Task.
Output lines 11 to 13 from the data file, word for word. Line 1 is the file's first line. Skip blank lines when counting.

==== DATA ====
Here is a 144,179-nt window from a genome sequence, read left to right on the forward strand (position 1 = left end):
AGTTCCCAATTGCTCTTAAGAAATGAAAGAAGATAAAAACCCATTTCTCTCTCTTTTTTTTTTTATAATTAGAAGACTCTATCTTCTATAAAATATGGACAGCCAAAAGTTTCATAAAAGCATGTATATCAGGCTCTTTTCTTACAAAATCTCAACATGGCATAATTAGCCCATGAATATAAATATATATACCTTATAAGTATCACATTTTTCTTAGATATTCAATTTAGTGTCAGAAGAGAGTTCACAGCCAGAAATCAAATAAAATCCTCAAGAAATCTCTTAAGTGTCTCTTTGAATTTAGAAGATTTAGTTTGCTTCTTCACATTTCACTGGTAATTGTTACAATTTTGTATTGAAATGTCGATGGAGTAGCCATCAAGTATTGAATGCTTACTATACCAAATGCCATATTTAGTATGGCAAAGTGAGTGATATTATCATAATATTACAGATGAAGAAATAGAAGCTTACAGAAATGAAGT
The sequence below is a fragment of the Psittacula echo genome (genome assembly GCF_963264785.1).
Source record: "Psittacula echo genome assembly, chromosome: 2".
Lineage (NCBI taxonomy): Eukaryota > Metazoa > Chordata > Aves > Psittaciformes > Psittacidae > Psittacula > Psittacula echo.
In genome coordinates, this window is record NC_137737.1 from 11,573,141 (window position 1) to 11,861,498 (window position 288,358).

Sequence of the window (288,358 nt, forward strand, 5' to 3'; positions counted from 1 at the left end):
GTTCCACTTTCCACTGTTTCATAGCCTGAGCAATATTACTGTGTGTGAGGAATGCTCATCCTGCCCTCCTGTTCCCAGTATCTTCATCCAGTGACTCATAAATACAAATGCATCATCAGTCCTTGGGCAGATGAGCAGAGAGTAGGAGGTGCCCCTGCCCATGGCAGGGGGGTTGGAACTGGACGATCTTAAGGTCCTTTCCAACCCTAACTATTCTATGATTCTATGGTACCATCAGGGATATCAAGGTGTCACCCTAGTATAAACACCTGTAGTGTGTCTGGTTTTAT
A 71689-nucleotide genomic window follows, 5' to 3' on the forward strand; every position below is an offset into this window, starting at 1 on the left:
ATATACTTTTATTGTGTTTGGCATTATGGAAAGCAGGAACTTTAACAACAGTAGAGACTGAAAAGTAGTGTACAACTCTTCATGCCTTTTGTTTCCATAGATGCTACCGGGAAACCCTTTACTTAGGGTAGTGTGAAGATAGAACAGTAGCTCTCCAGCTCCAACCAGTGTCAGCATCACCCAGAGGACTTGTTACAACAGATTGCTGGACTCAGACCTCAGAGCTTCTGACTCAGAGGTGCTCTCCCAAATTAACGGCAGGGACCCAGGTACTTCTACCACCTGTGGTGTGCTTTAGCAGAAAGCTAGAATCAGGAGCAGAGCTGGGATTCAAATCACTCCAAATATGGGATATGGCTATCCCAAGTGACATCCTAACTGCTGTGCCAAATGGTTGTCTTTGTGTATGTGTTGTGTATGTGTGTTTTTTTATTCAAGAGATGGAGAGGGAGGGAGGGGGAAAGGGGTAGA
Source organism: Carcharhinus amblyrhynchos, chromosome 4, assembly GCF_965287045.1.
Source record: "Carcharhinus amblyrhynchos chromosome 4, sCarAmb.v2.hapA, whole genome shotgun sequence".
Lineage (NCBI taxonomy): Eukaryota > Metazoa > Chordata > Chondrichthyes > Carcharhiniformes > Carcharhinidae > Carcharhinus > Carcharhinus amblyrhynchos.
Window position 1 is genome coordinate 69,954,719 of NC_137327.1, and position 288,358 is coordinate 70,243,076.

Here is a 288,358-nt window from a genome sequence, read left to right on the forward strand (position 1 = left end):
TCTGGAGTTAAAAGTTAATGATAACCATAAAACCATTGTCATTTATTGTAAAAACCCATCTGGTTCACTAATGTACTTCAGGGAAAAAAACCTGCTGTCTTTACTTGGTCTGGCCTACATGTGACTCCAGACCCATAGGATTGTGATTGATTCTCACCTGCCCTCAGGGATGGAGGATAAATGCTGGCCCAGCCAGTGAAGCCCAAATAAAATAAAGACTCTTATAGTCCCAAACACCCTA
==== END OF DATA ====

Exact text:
Source organism: Carcharhinus amblyrhynchos, chromosome 4, assembly GCF_965287045.1.
Source record: "Carcharhinus amblyrhynchos chromosome 4, sCarAmb.v2.hapA, whole genome shotgun sequence".
Lineage (NCBI taxonomy): Eukaryota > Metazoa > Chordata > Chondrichthyes > Carcharhiniformes > Carcharhinidae > Carcharhinus > Carcharhinus amblyrhynchos.